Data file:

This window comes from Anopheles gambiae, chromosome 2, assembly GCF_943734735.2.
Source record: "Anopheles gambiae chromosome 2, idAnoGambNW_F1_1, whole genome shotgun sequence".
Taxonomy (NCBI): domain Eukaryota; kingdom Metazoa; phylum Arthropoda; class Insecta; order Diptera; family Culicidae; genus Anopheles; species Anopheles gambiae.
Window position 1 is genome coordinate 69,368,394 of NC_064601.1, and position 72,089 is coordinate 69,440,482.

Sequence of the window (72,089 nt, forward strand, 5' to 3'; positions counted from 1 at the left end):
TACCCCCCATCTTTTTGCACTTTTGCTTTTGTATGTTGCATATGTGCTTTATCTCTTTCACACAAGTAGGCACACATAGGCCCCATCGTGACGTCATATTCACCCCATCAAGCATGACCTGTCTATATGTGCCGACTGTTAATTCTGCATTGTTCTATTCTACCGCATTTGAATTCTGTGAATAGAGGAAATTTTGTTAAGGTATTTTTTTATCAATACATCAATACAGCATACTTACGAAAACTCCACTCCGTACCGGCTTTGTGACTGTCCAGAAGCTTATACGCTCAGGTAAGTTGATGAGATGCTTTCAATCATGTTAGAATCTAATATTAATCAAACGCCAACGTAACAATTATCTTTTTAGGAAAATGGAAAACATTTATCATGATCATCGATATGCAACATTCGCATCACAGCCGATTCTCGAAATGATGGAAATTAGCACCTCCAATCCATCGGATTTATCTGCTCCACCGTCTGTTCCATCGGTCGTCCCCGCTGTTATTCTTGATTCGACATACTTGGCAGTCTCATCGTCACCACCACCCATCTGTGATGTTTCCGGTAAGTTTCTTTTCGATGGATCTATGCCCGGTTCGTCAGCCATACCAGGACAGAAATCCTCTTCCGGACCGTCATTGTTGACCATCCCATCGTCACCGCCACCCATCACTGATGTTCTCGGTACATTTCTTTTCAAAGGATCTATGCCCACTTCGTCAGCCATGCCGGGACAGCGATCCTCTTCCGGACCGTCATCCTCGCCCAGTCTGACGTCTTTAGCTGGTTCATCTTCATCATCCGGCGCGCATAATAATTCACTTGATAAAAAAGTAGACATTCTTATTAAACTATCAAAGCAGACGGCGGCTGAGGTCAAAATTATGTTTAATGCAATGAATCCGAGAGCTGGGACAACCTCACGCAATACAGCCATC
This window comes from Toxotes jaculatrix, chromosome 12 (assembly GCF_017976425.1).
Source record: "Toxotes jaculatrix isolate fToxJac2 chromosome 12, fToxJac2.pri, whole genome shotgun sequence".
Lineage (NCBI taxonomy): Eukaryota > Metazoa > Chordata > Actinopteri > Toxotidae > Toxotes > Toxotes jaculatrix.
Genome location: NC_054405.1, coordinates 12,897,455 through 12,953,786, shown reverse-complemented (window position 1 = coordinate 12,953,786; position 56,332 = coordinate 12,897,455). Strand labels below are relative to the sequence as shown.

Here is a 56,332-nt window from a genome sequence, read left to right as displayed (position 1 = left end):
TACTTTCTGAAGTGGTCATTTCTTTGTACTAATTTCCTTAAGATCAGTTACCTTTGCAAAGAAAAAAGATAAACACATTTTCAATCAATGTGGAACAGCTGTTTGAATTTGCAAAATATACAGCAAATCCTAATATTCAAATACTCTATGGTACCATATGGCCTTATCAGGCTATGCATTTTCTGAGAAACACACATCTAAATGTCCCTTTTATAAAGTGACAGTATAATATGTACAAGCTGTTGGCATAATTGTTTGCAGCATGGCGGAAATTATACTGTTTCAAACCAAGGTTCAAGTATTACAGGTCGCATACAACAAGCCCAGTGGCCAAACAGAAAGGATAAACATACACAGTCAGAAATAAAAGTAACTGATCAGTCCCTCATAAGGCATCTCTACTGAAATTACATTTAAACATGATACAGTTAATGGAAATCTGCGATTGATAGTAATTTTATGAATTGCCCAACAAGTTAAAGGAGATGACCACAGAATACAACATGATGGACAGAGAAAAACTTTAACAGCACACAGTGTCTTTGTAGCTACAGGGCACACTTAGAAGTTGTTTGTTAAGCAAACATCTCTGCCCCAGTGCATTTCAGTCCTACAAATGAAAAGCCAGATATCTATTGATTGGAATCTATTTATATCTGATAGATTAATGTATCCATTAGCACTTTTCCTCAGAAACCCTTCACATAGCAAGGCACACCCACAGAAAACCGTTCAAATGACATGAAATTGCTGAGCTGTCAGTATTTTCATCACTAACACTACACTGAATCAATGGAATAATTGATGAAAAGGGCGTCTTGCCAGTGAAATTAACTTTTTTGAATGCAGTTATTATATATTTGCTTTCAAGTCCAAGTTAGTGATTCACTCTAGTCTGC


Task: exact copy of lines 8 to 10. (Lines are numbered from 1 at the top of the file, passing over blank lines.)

Source record: "Toxotes jaculatrix isolate fToxJac2 chromosome 12, fToxJac2.pri, whole genome shotgun sequence".
Lineage (NCBI taxonomy): Eukaryota > Metazoa > Chordata > Actinopteri > Toxotidae > Toxotes > Toxotes jaculatrix.
Genome location: NC_054405.1, coordinates 12,897,455 through 12,953,786, shown reverse-complemented (window position 1 = coordinate 12,953,786; position 56,332 = coordinate 12,897,455). Strand labels below are relative to the sequence as shown.